New star on the court
Australia’s latest tennis champion Ash Barty has added another record to her already incredible list of achievements: at the end of the 2021 season she has become just the fifth player to be world women’s number one for three years in a row.
To cap off her remarkable year, in November back at home from a gruelling year on the tour, she announced here engagement to long-time partner Garry Kissick, a pro golfer.
At season’s end Ash joined Serena Williams, Steffi Graf, Martina Navratilova and Chris Evert as the only women to achieve three consecutive years at No. 1.
As the year-end WTA finals series wrapped up in Mexico (missing the Australian) Ash posted her 95th week in a row atop the WTA ratings and her 102nd week as No 1 overall.
She joins elite company in world tennis and joins other Australians who made their mark on the world’s courts.
Margaret Court (nee Smith) and Evonne Goolagong Cawley have long been icons of Australian women’s tennis.
Margaret Court won her first significant tennis title in 1960. She went on to win 24 Grand Slam women’s singles titles in her career, 19 Grand Slam doubles titles, and 21 Grand Slam mixed doubles titles. Some would argue that women’s tennis back then wasn’t as competitive as it is now.
But Margaret Court’s record speaks for itself. She has won more Grand Slam titles than any other player in history and is considered one of the greatest tennis players of all time.
She retired in 1977 and later became a minister of the church, her views on some aspects of lifestyle dividing the community, even tennis players. Regardless, her tennis record is what it is.
By the time Margaret Court retired, Evonne Goolagong had established herself as an outstanding player on the women’s tennis circuit, with four Australian Open championships – in 1974, 75, 76 and 77. She collected two Wimbledon championships.
At the age of 19, she won the French Open singles and the Australian Open doubles championships (the latter with Margaret Court). She won the women’s’ singles tournament at Wimbledon in 1971. In 1980, she became the first mother to win Wimbledon in 66 years. Goolagong went on to win 14 Grand Slam tournament titles: seven in singles (four at the Australian Open, two at Wimbledon and one at the French Open), six in women’s doubles, and one in mixed doubles. She represented Australia in three Fed Cup competitions, winning the title in 1971, 1973 and 1974, and was Fed Cup captain for three consecutive years.
She retired from the professional tennis tour as a player in 1983.
There was a dearth of victories in tennis singles Slams for Australians in the decades that followed.
It was not until 2019 that another Australian name was etched on a women’s singles Slam trophy when young Queenslander Ashleigh Barty, by then a recognised champion in the making, claimed the French Open championship.
She was revealed to the world as an unassuming young woman with one heck of a tennis game. She first came to notice on the big stages in 2011 when she won the Junior Girls Wimbledon championship after collecting junior titles in Thailand, Malaysia and Belgium. She had only turned professional just a year earlier, after her 14th birthday.
She could be anything, the pundits said. By 2012 Ash was ranked among the top 200 female players in the world.
Injury in 2014 curtailed her rise somewhat and in 2015 the rigour of the women’s tennis tour was taking its toll. Very much a family-oriented person, being away from home for so long was a problem. She decided to take a break.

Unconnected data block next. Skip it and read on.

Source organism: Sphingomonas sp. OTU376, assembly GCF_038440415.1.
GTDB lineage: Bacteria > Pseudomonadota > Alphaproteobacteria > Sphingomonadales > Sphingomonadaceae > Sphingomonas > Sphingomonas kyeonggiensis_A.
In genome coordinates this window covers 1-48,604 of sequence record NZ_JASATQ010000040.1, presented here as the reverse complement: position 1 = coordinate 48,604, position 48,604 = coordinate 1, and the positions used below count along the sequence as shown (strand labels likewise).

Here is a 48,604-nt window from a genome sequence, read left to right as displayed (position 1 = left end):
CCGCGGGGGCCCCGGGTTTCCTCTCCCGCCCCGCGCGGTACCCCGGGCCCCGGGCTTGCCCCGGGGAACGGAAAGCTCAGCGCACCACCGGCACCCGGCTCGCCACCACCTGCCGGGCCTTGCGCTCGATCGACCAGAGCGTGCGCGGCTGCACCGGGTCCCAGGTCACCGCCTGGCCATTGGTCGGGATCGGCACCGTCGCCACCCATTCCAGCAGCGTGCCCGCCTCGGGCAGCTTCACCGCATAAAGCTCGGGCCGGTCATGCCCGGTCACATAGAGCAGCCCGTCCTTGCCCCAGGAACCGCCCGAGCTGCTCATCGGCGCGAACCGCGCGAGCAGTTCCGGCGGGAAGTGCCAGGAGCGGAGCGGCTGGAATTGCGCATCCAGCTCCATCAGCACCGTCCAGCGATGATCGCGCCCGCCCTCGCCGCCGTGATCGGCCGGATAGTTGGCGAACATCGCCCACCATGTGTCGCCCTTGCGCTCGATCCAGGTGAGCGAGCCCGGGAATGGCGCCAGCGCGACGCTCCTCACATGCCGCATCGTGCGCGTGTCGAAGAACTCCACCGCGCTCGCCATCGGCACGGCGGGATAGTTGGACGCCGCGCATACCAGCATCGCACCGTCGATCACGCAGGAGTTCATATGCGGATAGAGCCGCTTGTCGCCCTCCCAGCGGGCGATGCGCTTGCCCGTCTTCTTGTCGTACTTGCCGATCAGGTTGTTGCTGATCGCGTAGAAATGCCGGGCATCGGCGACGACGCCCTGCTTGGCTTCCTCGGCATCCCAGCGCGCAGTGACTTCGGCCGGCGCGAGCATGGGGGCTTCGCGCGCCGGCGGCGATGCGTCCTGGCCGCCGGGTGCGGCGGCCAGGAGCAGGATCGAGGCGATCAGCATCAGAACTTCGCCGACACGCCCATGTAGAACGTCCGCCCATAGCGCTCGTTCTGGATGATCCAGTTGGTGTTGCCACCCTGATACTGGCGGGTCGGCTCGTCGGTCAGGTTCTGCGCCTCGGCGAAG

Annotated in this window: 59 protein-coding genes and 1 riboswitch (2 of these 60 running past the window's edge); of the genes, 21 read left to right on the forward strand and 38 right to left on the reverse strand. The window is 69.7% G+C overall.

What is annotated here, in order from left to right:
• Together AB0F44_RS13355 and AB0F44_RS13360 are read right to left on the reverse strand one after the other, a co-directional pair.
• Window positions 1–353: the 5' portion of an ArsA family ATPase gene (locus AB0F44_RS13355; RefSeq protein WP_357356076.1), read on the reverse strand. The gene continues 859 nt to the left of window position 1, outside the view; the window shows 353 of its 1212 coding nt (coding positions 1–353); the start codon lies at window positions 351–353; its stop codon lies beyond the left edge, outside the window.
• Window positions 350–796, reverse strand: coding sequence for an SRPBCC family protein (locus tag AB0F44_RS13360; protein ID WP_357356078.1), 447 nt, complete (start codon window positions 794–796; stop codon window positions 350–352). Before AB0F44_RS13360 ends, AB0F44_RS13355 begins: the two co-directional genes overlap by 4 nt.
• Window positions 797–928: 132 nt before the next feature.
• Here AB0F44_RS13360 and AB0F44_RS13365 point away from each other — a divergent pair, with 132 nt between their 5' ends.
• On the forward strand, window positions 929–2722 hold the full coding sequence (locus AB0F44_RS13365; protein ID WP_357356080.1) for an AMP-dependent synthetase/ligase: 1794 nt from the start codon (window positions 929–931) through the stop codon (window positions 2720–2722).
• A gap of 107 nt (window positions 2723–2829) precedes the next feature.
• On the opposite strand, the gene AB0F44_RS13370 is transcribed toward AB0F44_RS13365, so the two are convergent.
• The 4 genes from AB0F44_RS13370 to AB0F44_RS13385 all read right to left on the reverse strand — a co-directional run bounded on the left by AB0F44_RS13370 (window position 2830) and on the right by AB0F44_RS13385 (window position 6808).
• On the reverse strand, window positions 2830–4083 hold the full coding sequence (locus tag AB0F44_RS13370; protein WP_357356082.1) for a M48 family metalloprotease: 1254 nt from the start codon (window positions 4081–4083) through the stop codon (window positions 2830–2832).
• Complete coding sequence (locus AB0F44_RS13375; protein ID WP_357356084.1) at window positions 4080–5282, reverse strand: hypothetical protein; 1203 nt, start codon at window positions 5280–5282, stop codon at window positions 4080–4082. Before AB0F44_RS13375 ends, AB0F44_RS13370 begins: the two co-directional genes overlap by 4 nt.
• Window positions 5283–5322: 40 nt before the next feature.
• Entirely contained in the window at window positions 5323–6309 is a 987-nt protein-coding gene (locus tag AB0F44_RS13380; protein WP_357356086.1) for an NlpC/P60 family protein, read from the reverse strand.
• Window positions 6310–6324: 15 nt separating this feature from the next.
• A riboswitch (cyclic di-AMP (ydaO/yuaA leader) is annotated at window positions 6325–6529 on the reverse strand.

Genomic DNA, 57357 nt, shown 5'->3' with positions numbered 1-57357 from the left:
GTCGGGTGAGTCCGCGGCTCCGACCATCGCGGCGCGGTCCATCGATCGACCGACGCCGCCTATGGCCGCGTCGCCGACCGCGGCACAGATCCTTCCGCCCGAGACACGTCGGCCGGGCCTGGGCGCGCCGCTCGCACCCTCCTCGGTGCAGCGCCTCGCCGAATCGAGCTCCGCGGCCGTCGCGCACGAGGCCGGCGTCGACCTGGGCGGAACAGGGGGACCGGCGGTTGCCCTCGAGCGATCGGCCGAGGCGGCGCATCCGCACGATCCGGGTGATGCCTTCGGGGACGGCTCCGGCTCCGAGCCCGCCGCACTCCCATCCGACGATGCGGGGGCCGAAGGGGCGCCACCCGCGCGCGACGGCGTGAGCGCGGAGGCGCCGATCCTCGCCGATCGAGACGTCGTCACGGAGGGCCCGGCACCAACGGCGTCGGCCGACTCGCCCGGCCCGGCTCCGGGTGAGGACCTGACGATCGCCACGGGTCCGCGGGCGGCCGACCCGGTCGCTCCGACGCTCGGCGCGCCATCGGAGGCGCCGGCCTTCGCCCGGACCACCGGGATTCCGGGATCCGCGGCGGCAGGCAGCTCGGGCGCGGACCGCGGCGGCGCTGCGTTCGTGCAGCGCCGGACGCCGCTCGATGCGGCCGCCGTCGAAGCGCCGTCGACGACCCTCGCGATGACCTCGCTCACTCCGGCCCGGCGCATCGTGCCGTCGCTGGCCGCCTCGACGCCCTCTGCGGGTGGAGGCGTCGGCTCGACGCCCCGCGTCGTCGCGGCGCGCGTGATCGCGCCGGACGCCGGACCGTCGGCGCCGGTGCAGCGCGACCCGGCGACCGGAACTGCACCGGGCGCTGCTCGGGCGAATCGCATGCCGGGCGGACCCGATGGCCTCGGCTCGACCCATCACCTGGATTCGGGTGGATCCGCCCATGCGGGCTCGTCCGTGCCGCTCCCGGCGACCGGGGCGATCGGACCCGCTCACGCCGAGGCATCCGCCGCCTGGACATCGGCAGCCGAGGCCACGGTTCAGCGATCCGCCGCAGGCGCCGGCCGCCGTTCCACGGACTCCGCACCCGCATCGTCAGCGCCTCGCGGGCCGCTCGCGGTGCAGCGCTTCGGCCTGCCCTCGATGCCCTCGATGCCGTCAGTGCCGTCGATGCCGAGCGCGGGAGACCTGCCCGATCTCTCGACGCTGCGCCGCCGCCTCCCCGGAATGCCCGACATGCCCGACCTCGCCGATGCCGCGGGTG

But she didn’t abandon sport altogether and turned up in the Queensland women’s cricket team, playing for the Brisbane Heat in the Australian Women’s Big Bash team. But cricket at the top level proved to be a one-year wonder for Ash and in 2016 she reappeared on the world’s tennis courts.
Just a year later she claimed her first Women’s Tennis Association title, in Malaysia.
The Ashleigh Barty story from then on becomes one of fulfilled dreams and outstanding success. She took the French Open title in 2019 on her way to becoming world No 1 in women’s tennis.
Who’s to say what would have followed had the world-wide Covid pandemic not intervened.
Nevertheless, Ash retained her No 1. ranking through the lost year before bouncing back to win the most prestigious title of them all in 2021, the Wimbledon championship.
Tennis, and many other sports at all levels, took a big hit from the pandemic. Schedules were hurriedly revised, some tournaments were cancelled. But still Ash was Number One.
By the end of the 2021 season she had been world number one for more than 100 weeks. Securing the spot at the top of the ladder at season’s-end for the third year in a row, she emulated the feats of women’s tennis legends Steffi Graf, Martina Navratilova, Chris Evert and Serena Williams.
Ash had won titles on all playing surfaces, collected two Grand Slam titles and amassed more than $US 21 million in career prizemoney. Her career win/loss record at the end of her 2021 season was 294/102. Her career record included 13 singles titles, five in 2021.
Her 2021 earnings were almost $US 4 million and she had a win loss record of 42/8. In her bag also was a bronze medal from the Tokyo Olympics that had been postponed from 2020.
The year done, Ash retreated home to Australia in October 2021, quarantine requirements meaning travelling to further overseas tournaments would impact on her preparations for 2022. On her agenda for that year would be her home championship, the Australian Open, where she was yet to reach a final.
The Ashleigh Barty story is captured in a tribute book by Ron Reed and Chris Mcleod, Barty. Much more than Tennis, published by Wilkinson Publishing in November 2021. It is also available as an eBook from Amazon: https://tinyurl.com/3ybp9vxm and Apple: https://tinyurl.com/33aje264